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Ex ante career preferences and sorting into startup employment

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LC 400, 5 Metro Tech Center, Brooklyn, NY 11201

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Entrepreneurship scholars and policy makers pay increasing attention to individuals who join entrepreneurial ventures as employees. Established firms also recognize the importance of attracting an innovative and entrepreneurial workforce. It is not clear, however, why some people join startups while others work for established firms. We examine the extent which individuals’ initial employment outcomes are explained by career preferences expressed prior to entry into the labor market. Using panel data on 2,284 individuals observed during graduate school and again in fulltime employment, we find strong evidence of preference-based sorting. At the same time, labor market factors including the limited availability of startup jobs and work visa requirements constrain preference-based sorting into startup employment. As a result, a large share of individuals with entrepreneurial career preferences end up in established firms, and they are subsequently more likely to leave for startup employment. While startups pay on average less than established firms, we find little evidence of compensating differentials or ability-based sorting. We discuss implications for entrepreneurship research as well as for the management of human capital, firm performance, and public policy.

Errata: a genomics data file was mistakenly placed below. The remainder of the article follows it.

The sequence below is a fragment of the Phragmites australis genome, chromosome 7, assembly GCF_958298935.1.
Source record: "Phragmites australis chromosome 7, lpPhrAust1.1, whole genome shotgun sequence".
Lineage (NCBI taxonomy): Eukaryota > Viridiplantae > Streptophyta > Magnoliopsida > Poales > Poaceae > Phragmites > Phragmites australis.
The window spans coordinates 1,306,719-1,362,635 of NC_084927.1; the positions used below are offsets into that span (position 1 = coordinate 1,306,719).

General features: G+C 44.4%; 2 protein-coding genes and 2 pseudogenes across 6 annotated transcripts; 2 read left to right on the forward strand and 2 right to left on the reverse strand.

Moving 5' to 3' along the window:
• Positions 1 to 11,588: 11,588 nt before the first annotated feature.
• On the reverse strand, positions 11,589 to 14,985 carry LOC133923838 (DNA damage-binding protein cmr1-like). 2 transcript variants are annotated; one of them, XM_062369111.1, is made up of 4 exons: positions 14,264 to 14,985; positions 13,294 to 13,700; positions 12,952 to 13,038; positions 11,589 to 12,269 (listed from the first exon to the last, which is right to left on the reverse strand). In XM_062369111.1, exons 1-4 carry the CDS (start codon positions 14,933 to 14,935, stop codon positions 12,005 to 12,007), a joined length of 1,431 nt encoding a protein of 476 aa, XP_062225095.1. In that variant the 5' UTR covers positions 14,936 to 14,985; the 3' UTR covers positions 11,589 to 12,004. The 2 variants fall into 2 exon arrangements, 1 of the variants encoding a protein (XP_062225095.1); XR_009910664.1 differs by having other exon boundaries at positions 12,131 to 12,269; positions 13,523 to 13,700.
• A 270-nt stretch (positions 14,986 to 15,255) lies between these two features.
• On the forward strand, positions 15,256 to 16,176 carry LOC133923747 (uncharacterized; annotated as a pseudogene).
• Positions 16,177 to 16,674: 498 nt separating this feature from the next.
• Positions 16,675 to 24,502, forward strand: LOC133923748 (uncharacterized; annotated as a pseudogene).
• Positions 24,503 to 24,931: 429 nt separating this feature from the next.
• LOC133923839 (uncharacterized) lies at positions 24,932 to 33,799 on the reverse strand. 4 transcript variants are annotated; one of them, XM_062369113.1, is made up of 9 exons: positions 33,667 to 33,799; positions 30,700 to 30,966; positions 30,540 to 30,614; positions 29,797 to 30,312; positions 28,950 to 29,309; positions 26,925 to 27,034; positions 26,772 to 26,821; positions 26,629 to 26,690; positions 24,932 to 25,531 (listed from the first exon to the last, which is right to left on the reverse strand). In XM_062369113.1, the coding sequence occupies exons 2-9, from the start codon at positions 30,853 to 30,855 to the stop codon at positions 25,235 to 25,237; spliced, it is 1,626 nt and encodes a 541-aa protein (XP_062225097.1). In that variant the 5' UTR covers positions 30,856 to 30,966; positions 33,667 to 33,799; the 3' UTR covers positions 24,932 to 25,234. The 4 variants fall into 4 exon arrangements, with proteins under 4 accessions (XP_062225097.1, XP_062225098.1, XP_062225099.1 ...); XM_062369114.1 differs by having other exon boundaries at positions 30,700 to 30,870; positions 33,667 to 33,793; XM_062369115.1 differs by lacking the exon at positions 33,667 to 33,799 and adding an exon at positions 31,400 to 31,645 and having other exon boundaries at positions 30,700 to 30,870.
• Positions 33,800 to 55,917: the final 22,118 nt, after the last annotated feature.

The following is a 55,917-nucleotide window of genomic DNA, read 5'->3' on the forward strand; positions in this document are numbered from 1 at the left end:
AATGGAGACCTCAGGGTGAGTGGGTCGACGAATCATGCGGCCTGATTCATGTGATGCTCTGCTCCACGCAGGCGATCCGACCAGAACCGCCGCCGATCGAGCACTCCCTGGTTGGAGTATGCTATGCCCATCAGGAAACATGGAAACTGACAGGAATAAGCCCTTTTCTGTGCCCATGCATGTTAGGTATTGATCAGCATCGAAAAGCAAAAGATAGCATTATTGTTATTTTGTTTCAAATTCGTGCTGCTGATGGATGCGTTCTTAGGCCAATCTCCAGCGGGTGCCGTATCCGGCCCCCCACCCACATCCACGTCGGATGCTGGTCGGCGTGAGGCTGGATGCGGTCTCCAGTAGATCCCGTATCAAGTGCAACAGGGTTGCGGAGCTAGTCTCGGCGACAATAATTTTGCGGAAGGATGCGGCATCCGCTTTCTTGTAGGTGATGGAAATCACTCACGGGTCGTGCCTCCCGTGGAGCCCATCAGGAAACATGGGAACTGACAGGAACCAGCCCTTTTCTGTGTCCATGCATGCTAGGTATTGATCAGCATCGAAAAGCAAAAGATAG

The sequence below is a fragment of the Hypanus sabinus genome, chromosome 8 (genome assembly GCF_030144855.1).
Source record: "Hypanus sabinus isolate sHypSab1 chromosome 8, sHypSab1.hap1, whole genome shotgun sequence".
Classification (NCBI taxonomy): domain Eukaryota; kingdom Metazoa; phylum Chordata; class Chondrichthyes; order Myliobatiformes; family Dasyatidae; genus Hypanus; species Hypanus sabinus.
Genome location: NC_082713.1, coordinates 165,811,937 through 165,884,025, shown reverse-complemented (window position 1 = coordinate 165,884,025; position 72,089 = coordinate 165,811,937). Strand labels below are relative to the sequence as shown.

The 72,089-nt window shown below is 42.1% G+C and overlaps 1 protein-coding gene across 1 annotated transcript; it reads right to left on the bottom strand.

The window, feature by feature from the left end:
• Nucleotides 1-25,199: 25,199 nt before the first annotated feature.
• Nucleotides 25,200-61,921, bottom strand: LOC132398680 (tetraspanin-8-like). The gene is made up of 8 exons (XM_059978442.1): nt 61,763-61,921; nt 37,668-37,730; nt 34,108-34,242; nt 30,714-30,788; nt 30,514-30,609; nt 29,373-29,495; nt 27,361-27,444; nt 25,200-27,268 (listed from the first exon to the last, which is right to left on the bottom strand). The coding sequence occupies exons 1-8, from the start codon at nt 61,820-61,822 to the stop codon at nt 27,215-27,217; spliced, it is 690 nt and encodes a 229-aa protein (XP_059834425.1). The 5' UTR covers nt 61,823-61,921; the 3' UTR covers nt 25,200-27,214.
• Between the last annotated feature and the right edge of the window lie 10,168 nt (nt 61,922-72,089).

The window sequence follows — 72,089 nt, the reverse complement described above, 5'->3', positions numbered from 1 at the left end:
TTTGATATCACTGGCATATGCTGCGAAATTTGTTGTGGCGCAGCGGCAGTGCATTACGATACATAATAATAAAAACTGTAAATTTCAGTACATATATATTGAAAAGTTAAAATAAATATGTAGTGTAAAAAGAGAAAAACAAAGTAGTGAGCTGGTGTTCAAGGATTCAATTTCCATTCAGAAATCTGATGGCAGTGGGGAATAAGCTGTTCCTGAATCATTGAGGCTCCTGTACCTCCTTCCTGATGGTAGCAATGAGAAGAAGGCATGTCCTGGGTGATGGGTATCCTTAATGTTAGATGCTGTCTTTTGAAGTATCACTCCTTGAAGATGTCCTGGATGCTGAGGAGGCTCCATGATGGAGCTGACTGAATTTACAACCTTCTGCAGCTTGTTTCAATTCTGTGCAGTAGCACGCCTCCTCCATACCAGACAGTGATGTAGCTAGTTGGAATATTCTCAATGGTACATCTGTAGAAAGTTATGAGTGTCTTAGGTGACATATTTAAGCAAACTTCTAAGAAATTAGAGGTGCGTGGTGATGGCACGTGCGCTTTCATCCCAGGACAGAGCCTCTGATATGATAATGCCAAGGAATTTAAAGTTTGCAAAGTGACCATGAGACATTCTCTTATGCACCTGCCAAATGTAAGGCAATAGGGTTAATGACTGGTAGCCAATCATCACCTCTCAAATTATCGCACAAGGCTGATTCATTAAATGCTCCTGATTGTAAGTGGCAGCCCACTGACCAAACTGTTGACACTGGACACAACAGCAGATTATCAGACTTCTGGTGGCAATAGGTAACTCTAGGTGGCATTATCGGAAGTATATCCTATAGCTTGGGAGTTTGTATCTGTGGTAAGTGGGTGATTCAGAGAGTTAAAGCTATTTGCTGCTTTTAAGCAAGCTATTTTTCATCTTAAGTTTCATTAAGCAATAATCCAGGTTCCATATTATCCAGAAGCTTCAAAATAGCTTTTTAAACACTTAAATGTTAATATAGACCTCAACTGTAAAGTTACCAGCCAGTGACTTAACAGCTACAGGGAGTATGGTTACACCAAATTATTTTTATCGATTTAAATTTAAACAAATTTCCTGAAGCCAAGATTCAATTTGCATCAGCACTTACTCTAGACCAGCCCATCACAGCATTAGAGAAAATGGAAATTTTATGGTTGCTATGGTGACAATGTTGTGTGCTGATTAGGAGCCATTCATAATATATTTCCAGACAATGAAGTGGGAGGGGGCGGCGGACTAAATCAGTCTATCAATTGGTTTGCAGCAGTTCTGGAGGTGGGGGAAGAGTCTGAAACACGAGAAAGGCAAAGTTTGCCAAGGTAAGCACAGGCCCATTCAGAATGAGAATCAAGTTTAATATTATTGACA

Bio: Michael Roach is the J. Thomas and Nancy W. Clark Assistant Professor of Entrepreneurship. Professor Roach’s research examines the career paths of science and engineering doctorates, with a particular emphasis on careers in entrepreneurship and the founding teams of university-based start-ups. He also investigates the role of industrial scientists in firm innovation, firms’ use of university research in industrial R & D, and firm patenting activities with implications for science and innovation policy. Professor Roach was awarded the Kauffman Foundation Junior Faculty Fellowship in Entrepreneurship Research, and his research is funded by grants from the National Science Foundation. His research has been published in Management Science, Research Policy, Science and PLoS ONE.


Prior to joining Cornell in 2014, he was on the faculty at Duke University’s Fuqua School of Business and the University of North Carolina at Chapel Hill’s Kenan-Flagler Business School. Professor Roach received his Ph.D. in Strategy from Duke University and a Bachelor of Business Administration in Decision Sciences from Georgia State University. He co-founded an educational software company while in high school and pursued an early career as an entrepreneur for eight years before beginning his undergraduate and doctoral studies. He also founded a mobile medical diagnostic application business related to his undergraduate research and remains deeply passionate about all things technology entrepreneurship.

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